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Blog #95 A No On The Phone Doesn’t Necessarily Mean No…

While I wrote about this subject a little over four years ago, it bears repeating because it’s a trap the majority of B2B sales people fall in-to. In this age of “right now”, or “today”, sales people leave an inordinate amount of business on the table because they only invest time and energy into calls where a prospect says “yes, I’m interested”.

The “well you knows”, a concept I dubbed about fifteen years ago, continues to serve me well today, and it differs from conventional prospecting ideology.

In a traditional world, those who consider themselves prospecting experts generally subscribe to a number of common principles. The least understood is the one about “qualifying”.

If you subscribe to the accepted dogma of traditional prospecting and qualifying, then you also believe that any B2B sales professional must streamline the business development process. That being it almost always starts with not wasting time on unqualified prospects. Sales people in this group employ numerous processes to ensure those they reach out to are likely to have an imminent need. They look at data bases, predictive models, outsourced lead generation, and many other data to warrant a “just in time” call; a likelihood to buy today.

Next, if they’re smart, they pick up the phone and make an introductory contact. No easy task in today’s day and age.

No matter how well a prospect list has been qualified, scrubbed, and put through the wringer, inevitably many first contacts will result in someone just plain not being interested and usually justified with many reasons as to why it would be a waste of their time, your time, or everyone’s time.

In no specific order; some of my favourites.

• We have no budget.
• We’re happy with our current supplier.
• We won’t be re-evaluating that need until next year.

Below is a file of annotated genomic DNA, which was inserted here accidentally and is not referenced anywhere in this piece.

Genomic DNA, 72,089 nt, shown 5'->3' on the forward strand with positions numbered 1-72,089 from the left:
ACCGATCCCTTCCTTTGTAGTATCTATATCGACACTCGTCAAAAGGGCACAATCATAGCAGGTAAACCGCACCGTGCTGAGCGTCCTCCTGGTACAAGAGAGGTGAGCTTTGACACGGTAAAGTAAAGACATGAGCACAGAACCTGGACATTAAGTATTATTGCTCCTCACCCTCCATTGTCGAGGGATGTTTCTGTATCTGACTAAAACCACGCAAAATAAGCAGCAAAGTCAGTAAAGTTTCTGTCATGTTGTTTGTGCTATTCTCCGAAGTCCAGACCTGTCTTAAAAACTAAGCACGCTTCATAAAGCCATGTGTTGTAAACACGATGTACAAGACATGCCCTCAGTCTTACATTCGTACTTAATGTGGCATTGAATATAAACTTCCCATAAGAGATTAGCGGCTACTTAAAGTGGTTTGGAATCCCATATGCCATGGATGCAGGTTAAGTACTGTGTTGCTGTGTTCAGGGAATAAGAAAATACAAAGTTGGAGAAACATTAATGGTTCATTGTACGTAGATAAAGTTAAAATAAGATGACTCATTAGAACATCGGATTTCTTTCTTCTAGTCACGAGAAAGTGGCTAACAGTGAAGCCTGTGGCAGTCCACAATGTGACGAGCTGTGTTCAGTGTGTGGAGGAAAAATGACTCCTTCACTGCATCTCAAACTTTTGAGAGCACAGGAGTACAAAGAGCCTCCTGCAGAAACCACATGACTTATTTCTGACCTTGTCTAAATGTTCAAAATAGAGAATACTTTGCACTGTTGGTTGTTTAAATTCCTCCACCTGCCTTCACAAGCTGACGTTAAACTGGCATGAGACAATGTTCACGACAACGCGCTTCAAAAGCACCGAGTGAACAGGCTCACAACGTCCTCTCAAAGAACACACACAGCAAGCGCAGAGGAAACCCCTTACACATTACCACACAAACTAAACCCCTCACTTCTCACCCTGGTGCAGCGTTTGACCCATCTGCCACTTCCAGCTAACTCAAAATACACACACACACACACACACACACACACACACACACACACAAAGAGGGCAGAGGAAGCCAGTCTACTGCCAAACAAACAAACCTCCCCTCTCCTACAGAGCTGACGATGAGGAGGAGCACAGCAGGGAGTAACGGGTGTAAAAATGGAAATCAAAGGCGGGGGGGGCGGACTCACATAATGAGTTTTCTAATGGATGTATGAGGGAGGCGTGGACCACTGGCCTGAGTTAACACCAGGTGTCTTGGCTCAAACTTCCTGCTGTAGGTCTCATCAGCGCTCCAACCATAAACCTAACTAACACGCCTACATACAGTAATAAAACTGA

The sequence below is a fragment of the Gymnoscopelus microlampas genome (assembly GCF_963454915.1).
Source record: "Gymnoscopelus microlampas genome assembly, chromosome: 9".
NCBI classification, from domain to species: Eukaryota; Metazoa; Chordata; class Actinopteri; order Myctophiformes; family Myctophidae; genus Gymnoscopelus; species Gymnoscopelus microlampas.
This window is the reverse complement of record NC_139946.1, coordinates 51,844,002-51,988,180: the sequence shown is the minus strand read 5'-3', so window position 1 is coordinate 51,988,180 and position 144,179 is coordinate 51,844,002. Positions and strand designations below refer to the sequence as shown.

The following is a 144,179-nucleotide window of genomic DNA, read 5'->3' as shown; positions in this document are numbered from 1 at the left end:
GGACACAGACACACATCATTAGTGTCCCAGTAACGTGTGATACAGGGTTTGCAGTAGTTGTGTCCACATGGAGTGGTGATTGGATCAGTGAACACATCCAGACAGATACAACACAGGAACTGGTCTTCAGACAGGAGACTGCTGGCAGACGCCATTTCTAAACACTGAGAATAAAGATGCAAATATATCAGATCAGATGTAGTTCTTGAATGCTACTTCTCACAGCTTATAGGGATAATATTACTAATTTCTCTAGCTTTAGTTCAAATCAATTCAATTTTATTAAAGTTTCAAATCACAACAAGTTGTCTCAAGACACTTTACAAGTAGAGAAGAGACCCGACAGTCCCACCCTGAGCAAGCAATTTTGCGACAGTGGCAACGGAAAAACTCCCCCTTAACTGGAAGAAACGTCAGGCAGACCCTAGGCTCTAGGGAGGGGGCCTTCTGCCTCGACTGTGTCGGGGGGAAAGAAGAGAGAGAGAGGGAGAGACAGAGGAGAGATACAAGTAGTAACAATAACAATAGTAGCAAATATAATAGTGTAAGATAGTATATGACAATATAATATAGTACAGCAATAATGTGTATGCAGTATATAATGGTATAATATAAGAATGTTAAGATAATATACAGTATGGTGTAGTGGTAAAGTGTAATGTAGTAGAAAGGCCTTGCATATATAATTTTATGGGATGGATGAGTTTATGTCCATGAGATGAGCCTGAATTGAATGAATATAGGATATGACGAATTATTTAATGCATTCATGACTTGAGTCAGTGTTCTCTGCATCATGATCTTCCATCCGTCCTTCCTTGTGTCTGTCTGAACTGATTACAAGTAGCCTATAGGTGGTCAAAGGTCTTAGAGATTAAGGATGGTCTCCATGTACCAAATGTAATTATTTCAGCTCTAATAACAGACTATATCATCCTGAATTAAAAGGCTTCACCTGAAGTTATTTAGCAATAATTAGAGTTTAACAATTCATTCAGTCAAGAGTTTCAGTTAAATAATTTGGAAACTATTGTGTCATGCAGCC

• I’m about to go on vacation.
• I just got back from vacation.
• We just committed to another vendor.
• We had a bad experience with your organization.
• I’m not the right person anymore.
• We’re not interested in your product or service

As I said, these are just a few and no doubt you’ve experienced others. Most sales people when confronted with these objections simply respond with thank you very much and good-bye, or “I’ll try you in another six months”, or whatever. Unfortunately, that path shuts the door and the chance to experience the “well you knows”. This experience, the “well you knows” won’t be foreign to you, as you’ve likely experienced it many times before. You just didn’t consciously recognize it.

The “well you know” experience is when the very same prospect that on the phone protested they had no need, no budget, no time, instead when meeting in person, after maybe ten or fifteen minutes, leans back in their chair, crosses their arms while looking quizzically into the air and all of a sudden has a miraculous epiphany… “Well you know”… now that we’re talking…

It’s the one that usually sounds like, “well you know, now that we’re talking, I wasn’t aware that was viable”, etc. etc. The “now that we’re talking” response can branch off in many different directions. One could be, “maybe you should talk to my colleague” or “I’d like to have another meeting and invite ….” or “whatever”. The point? The point is that prospects rarely tell the same story in person that they tell on the phone. In fact, that is generally true in almost any human to human connection.

People are different in person. On the phone, there is little real communication. Prospects see cold callers in the same shade of grey or black; just another time-waster and call to end as soon as possible. Prospects generally assume that you will offer no value, and will most probably become a pugnacious pain in the “culo” (that’s bum bum for those who aren’t up on their Italian).

It’s in person, when there is face to face contact that prospects mellow and treat the person in front of them with respect. It’s only in person where meaningful dialogue takes place, where face to face and eye to eye contact have impact. Its body language and expressions that get prospects to drop their guard, loosen up, and engage in meaningful and real discussion.

In my business, if every time I had heard “no budget” or “not interested”, and had not pushed for a meeting anyway, I wouldn’t have the business I have today. In fact, one of the largest assignments I’ve ever won was with a client who on the first phone call told me that they already had someone who did the exact same thing I did, that they were happy, and that meeting would be a waste of everybody’s time.

I got the meeting, the rest is history.

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